Applying for Medicine or Health Sciences for 2017?

Undergraduate medical and health science are some of the most difficult courses to gain entry into after Year 12. Register for UMAT 2016 now!

Register for UMAT 2016 now!

Undergraduate medical and health science are some of the most difficult courses to gain entry into after Year 12. In addition to achieving a competitive ATAR or OP and passing or achieving a suitable subject score in prerequisite or assumed knowledge subjects, a competitive score on the Undergraduate Medicine and Health Sciences Admissions Test (UMAT) is a requirement for entry into all Australian and New Zealand undergraduate medical programmes and some optometry, dentistry, oral health and clinical sciences courses. An interview also forms part of the selection process for many medical courses. See the UMAT website for a list of courses for which UMAT is required. If you are intending to apply for one of the undergraduate courses that require UMAT, you must sit the UMAT test in the year before your preferred course commences.

Registrations for UMAT2016 are now open.

The UMAT2016 information booklet for relevant courses beginning in 2017 is available now. Timely registrations close at 5.00 pm AEST on Friday 3rd June 2016. Late registrations close at 5.00 pm AEST on Friday 17th June 2015. The 2015 registration fee is $250.00 (GST inclusive) or $150.00 for Health Care Card or Pensioner Concession Card Holders. Late registrations cost an extra $65.00. There is an additional fee of AU$185 for applicants wishing to sit the UMAT test outside of Australia or New Zealand. Credit card is the preferred method of payment.

The UMAT test is an aptitude test designed to assess ability in three areas:

  • Logical reasoning and problem solving
  • Understanding people
  • Non-verbal reasoning

The developers of UMAT advise that intensive preparation for UMAT is not advisable or necessary, but that it is important to become aware of the type of questions that will be asked in the test. Early registration is advisable as 12 months of online access to Practise Test 1 is included in the registration fee. There are also some sample questions in the UMAT Information Booklet. Practice Test 2 and Practice Test 3 have also been prepared by the developers of UMAT and 12 month access to practice tests can be purchased for $35.00 each. A set of additional practice questions prepared by the UMAT developer is available for a cost of $19.00. Answers for all practice materials are provided and Practice Test 1 and Practice Test 2 come with worked solutions.

Commercial UMAT coaching courses are available. An Internet search will yield several UMAT coaching course options. The UMAT office and participating universities do not endorse any of these UMAT coaching courses. Anecdotally, past Year 12 students and many current medical students believe that they have benefited by completing a UMAT coaching course. Some have reported that they believe the UMAT coaching course built their confidence for sitting UMAT.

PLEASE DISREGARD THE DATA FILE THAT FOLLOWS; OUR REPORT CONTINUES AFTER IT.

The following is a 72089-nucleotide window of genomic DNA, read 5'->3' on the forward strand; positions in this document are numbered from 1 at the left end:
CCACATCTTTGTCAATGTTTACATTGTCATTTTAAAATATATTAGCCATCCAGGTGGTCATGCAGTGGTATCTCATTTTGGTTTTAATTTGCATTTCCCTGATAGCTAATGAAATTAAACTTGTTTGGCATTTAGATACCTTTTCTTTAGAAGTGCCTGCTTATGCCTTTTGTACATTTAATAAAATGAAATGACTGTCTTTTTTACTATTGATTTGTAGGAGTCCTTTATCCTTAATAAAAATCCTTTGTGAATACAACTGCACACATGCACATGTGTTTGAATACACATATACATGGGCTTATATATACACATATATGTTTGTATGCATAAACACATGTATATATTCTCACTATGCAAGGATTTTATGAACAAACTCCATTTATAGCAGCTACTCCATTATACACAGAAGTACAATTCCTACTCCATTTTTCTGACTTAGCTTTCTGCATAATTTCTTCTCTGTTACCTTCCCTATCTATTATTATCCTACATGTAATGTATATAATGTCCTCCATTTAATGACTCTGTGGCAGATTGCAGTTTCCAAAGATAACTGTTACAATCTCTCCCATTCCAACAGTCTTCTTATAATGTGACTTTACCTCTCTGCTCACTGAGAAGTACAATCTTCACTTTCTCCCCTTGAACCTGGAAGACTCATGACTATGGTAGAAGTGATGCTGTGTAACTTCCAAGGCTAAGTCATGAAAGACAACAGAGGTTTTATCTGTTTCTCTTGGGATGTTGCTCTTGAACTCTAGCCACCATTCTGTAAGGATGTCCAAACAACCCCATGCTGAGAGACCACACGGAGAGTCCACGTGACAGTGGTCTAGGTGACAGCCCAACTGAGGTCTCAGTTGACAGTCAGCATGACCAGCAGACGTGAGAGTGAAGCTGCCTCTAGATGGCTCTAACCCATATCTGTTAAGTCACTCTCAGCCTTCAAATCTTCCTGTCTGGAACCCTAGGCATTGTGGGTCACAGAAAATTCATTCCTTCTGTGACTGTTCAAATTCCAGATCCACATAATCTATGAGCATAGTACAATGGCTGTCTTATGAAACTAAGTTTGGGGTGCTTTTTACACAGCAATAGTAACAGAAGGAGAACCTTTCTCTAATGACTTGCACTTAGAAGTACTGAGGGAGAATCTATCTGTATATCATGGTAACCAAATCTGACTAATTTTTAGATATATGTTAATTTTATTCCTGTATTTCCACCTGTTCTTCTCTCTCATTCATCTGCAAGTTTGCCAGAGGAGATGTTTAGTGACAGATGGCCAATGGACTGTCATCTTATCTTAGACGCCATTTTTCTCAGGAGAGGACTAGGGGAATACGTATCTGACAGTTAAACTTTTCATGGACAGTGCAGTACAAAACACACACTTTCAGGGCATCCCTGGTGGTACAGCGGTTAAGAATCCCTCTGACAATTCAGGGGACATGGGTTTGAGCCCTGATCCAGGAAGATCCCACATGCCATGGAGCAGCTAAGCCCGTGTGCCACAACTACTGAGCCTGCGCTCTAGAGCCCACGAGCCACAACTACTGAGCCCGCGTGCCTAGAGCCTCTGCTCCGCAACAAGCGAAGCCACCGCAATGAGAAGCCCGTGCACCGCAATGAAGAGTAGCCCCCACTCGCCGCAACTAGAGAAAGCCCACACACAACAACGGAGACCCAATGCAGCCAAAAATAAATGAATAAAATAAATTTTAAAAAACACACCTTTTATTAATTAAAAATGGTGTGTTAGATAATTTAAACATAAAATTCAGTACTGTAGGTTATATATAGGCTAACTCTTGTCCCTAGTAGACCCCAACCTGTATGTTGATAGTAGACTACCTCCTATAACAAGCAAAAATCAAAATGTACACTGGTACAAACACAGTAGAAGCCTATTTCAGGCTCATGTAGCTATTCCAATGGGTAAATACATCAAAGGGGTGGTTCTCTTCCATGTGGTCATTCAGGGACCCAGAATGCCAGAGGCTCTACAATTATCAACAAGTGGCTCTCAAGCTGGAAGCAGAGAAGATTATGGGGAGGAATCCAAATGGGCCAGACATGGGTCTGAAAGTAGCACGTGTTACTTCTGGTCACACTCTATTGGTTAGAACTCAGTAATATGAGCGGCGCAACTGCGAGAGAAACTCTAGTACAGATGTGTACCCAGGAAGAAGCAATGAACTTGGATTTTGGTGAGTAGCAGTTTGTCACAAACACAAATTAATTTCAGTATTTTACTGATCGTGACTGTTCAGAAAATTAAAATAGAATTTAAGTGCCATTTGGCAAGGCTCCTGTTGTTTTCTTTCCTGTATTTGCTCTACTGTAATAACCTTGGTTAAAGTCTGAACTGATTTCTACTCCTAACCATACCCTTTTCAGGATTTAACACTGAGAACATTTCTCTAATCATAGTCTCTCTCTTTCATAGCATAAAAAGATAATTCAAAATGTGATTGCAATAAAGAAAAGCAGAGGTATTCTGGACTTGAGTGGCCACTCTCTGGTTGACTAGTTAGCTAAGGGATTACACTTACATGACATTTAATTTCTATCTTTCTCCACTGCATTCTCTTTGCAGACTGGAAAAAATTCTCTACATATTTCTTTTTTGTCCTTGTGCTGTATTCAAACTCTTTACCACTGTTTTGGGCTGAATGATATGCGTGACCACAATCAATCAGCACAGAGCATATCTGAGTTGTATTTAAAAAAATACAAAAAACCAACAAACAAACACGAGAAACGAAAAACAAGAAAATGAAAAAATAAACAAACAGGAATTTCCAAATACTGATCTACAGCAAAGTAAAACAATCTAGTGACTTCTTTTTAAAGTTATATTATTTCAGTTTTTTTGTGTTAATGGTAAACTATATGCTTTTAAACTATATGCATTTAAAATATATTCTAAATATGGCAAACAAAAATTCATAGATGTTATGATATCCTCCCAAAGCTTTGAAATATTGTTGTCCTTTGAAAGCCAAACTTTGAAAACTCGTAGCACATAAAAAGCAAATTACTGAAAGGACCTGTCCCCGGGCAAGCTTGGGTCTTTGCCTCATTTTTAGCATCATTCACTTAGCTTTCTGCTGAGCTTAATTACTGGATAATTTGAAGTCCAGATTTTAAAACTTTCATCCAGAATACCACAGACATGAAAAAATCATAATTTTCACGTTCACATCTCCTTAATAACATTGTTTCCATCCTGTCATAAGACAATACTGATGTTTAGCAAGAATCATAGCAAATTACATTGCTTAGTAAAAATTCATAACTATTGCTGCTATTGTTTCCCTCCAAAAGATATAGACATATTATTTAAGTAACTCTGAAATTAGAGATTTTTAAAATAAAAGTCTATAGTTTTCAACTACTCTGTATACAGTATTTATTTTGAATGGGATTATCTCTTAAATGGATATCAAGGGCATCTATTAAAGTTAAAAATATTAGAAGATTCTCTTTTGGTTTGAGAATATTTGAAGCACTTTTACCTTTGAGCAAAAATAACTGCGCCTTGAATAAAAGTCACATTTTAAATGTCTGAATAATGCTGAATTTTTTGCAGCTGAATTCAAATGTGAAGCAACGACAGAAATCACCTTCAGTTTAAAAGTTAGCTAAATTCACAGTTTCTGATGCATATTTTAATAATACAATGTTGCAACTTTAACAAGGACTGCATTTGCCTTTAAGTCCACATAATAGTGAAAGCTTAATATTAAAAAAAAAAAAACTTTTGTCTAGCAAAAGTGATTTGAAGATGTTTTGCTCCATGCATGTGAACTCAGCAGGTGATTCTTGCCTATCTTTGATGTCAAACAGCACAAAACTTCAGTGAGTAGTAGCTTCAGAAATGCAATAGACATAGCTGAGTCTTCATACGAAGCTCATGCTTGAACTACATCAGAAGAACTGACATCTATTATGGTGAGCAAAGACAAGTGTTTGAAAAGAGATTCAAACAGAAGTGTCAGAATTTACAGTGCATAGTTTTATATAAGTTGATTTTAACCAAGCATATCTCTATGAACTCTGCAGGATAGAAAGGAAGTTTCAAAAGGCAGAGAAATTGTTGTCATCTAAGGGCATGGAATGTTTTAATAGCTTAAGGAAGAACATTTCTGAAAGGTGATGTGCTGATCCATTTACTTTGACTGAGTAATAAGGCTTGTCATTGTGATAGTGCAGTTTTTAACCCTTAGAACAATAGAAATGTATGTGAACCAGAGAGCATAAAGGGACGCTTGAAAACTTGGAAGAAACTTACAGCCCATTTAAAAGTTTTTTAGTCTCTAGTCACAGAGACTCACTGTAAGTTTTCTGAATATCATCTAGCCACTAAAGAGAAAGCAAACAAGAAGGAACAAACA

However, these beliefs are not supported by the research on the effect of coaching on entry into medical courses. Research by Professor Barbara Griffin and colleagues into the effects of coaching through commercially available UMAT preparation courses has revealed that:

  • Results of tests of social understanding and problem solving are unlikely to improve through coaching (Griffin, Carless, & Wilson, 2013).
  • For high ability students, tests of non-verbal reasoning using pattern recognition skills may be improved for by coaching, but only if coaching is accompanied by extended practice (Griffin, Carless, & Wilson, 2013).
  • There is no statistical difference between the interview scores of coached shortlisted applicants and shortlisted applicants who did not receive UMAT coaching (Griffin, Carless & Wilson 2013).
  • Students who had been coached by one commercial UMAT preparation provider held the belief that their UMAT performance would improve as a result of participating in the UMAT coaching course. However, the UMAT performance of this group was statistically no better than the uncoached group (Wilkinson & Wilkinson, 2013).
  • Students accepted into Medicine who received UMAT coaching showed significantly poorer academic performance in every year of their medical degree compared to those who did not receive UMAT coaching (Griffin, Yoemans, & Wilson, 2013).

In summary it would seem that commercially available UMAT coaching courses may build perceived confidence in sitting for the UMAT, but that this is unlikely to translate into improved UMAT performance or medical course performance compared to those who did not complete a UMAT coaching course. Accordingly, it appears that those who cannot afford UMAT coaching course fees, travel time and expense are not disadvantaged in terms of UMAT performance, interview performance or academic performance in their medical degree.

For a review of this research see a recent article published in the Medical Journal of Australia.


Griffin, B. & CY Hu, W. (2015). Reducing the impact of coaching on selection into medicine. The Medical Journal of Australia, 203, 363. doi: 10.5694/mja15.00891.

Griffin, B., Carless, S., Wilson, I. (2013). The effect of commercial coaching on selection test performance. Medical Teacher, 35, 295-300.

Griffin, B., Yeomans, N. D., & Wilson, I. G. (2013). Students coached for an admission test perform less well throughout a medical course. Internal Medicine Journal, 43, 927-932.

Wilkinson, T. M. & Wilkinson, T. J. (2013). Preparation courses for a medical admissions test: effectiveness contrasts with opinion. Medical Education, 47, 417-424.

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